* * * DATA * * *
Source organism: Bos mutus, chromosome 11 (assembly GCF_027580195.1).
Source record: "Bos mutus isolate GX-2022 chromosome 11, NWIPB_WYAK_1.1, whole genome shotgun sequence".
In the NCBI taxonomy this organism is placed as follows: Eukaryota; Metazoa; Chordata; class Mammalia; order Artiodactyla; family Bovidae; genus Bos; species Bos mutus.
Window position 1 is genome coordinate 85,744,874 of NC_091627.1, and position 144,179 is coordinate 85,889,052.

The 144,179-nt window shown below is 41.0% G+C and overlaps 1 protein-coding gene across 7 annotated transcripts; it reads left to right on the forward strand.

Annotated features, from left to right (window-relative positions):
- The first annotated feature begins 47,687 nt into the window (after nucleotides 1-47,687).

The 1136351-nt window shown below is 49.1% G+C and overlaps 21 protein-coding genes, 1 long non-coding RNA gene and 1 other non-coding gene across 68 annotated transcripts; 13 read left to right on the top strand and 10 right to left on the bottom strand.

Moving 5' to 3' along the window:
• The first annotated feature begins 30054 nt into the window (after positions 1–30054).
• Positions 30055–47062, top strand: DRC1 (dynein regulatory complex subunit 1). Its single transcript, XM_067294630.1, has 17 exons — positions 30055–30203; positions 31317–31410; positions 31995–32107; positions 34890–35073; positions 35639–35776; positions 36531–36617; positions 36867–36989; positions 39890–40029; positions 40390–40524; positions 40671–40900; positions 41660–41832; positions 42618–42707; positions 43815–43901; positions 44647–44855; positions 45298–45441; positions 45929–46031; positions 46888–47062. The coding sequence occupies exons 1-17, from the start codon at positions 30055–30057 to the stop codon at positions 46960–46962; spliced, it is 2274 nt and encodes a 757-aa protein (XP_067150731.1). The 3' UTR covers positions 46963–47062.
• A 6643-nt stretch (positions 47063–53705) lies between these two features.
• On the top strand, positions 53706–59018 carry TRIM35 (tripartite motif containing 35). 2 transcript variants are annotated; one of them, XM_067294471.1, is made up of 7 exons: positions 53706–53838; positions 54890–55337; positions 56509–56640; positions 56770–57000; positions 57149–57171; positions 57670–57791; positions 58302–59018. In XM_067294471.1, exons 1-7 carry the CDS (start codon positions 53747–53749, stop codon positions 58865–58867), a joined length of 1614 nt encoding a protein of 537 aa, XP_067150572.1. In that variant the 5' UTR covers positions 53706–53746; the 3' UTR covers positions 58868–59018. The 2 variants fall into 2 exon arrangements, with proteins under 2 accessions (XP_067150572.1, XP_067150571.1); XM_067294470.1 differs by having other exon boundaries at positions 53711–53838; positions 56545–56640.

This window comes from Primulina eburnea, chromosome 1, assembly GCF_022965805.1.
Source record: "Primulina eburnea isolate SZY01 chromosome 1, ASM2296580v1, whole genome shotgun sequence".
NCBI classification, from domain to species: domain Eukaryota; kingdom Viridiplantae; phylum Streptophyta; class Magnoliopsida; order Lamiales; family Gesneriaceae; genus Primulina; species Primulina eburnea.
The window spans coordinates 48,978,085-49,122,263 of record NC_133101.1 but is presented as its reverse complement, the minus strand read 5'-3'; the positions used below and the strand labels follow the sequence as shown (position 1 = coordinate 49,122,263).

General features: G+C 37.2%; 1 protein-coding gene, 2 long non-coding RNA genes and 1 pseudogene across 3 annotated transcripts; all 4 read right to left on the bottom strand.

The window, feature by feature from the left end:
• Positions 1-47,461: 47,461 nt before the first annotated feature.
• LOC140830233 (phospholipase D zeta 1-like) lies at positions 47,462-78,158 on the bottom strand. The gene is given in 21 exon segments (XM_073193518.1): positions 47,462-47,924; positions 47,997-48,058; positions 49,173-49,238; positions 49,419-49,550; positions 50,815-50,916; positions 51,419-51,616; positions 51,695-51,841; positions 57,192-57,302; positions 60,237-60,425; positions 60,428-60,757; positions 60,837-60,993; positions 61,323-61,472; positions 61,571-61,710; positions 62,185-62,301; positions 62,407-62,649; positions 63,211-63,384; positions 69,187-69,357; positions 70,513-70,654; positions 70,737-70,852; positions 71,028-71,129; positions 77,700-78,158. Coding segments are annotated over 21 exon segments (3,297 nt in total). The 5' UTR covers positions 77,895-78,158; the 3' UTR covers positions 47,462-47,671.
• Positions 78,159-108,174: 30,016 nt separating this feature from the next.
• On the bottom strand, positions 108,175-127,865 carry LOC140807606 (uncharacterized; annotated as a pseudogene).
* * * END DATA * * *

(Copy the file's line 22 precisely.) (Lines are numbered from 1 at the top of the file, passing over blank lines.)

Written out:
• Positions 78,159-108,174: 30,016 nt separating this feature from the next.